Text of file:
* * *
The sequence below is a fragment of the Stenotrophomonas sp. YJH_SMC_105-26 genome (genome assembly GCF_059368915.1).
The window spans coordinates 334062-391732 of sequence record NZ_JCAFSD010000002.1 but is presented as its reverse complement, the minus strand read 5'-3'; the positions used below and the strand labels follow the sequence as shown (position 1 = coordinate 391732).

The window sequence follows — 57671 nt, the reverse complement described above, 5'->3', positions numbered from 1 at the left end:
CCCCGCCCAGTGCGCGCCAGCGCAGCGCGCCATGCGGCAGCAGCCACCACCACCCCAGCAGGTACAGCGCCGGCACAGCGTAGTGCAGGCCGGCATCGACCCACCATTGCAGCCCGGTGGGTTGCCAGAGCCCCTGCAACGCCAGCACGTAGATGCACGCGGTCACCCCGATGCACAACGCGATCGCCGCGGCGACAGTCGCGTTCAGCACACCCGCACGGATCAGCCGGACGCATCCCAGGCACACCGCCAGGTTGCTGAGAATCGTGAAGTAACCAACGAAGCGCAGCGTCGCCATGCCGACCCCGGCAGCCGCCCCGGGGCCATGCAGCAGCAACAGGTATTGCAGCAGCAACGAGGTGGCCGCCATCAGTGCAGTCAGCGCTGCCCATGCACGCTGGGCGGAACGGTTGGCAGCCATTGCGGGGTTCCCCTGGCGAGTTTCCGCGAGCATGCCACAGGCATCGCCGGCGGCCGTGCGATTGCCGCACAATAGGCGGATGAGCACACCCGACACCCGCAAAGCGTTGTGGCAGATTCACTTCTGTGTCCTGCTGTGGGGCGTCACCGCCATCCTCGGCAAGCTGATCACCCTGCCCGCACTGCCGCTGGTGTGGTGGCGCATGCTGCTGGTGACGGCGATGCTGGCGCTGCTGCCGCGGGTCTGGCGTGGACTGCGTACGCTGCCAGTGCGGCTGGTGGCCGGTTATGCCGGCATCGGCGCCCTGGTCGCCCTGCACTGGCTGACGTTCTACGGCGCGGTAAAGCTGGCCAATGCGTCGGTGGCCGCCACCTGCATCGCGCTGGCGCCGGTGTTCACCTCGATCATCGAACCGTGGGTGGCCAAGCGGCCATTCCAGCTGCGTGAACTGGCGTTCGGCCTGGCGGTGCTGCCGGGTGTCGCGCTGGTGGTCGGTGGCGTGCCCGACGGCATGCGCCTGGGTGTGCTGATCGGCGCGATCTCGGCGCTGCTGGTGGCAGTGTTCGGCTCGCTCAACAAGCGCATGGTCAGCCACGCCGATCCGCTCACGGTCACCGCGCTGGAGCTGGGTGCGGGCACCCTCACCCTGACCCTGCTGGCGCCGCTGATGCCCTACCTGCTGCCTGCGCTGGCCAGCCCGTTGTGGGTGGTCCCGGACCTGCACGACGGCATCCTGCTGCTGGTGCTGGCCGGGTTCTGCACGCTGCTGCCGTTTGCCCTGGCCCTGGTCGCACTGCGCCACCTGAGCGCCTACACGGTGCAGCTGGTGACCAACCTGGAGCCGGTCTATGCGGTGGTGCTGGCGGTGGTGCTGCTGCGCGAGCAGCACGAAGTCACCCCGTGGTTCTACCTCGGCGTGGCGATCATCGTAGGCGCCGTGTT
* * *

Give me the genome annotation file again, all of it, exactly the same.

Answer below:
The sequence below is a fragment of the Stenotrophomonas sp. YJH_SMC_105-26 genome (genome assembly GCF_059368915.1).
The window spans coordinates 334062-391732 of sequence record NZ_JCAFSD010000002.1 but is presented as its reverse complement, the minus strand read 5'-3'; the positions used below and the strand labels follow the sequence as shown (position 1 = coordinate 391732).

The window sequence follows — 57671 nt, the reverse complement described above, 5'->3', positions numbered from 1 at the left end:
CCCCGCCCAGTGCGCGCCAGCGCAGCGCGCCATGCGGCAGCAGCCACCACCACCCCAGCAGGTACAGCGCCGGCACAGCGTAGTGCAGGCCGGCATCGACCCACCATTGCAGCCCGGTGGGTTGCCAGAGCCCCTGCAACGCCAGCACGTAGATGCACGCGGTCACCCCGATGCACAACGCGATCGCCGCGGCGACAGTCGCGTTCAGCACACCCGCACGGATCAGCCGGACGCATCCCAGGCACACCGCCAGGTTGCTGAGAATCGTGAAGTAACCAACGAAGCGCAGCGTCGCCATGCCGACCCCGGCAGCCGCCCCGGGGCCATGCAGCAGCAACAGGTATTGCAGCAGCAACGAGGTGGCCGCCATCAGTGCAGTCAGCGCTGCCCATGCACGCTGGGCGGAACGGTTGGCAGCCATTGCGGGGTTCCCCTGGCGAGTTTCCGCGAGCATGCCACAGGCATCGCCGGCGGCCGTGCGATTGCCGCACAATAGGCGGATGAGCACACCCGACACCCGCAAAGCGTTGTGGCAGATTCACTTCTGTGTCCTGCTGTGGGGCGTCACCGCCATCCTCGGCAAGCTGATCACCCTGCCCGCACTGCCGCTGGTGTGGTGGCGCATGCTGCTGGTGACGGCGATGCTGGCGCTGCTGCCGCGGGTCTGGCGTGGACTGCGTACGCTGCCAGTGCGGCTGGTGGCCGGTTATGCCGGCATCGGCGCCCTGGTCGCCCTGCACTGGCTGACGTTCTACGGCGCGGTAAAGCTGGCCAATGCGTCGGTGGCCGCCACCTGCATCGCGCTGGCGCCGGTGTTCACCTCGATCATCGAACCGTGGGTGGCCAAGCGGCCATTCCAGCTGCGTGAACTGGCGTTCGGCCTGGCGGTGCTGCCGGGTGTCGCGCTGGTGGTCGGTGGCGTGCCCGACGGCATGCGCCTGGGTGTGCTGATCGGCGCGATCTCGGCGCTGCTGGTGGCAGTGTTCGGCTCGCTCAACAAGCGCATGGTCAGCCACGCCGATCCGCTCACGGTCACCGCGCTGGAGCTGGGTGCGGGCACCCTCACCCTGACCCTGCTGGCGCCGCTGATGCCCTACCTGCTGCCTGCGCTGGCCAGCCCGTTGTGGGTGGTCCCGGACCTGCACGACGGCATCCTGCTGCTGGTGCTGGCCGGGTTCTGCACGCTGCTGCCGTTTGCCCTGGCCCTGGTCGCACTGCGCCACCTGAGCGCCTACACGGTGCAGCTGGTGACCAACCTGGAGCCGGTCTATGCGGTGGTGCTGGCGGTGGTGCTGCTGCGCGAGCAGCACGAAGTCACCCCGTGGTTCTACCTCGGCGTGGCGATCATCGTAGGCGCCGTGTT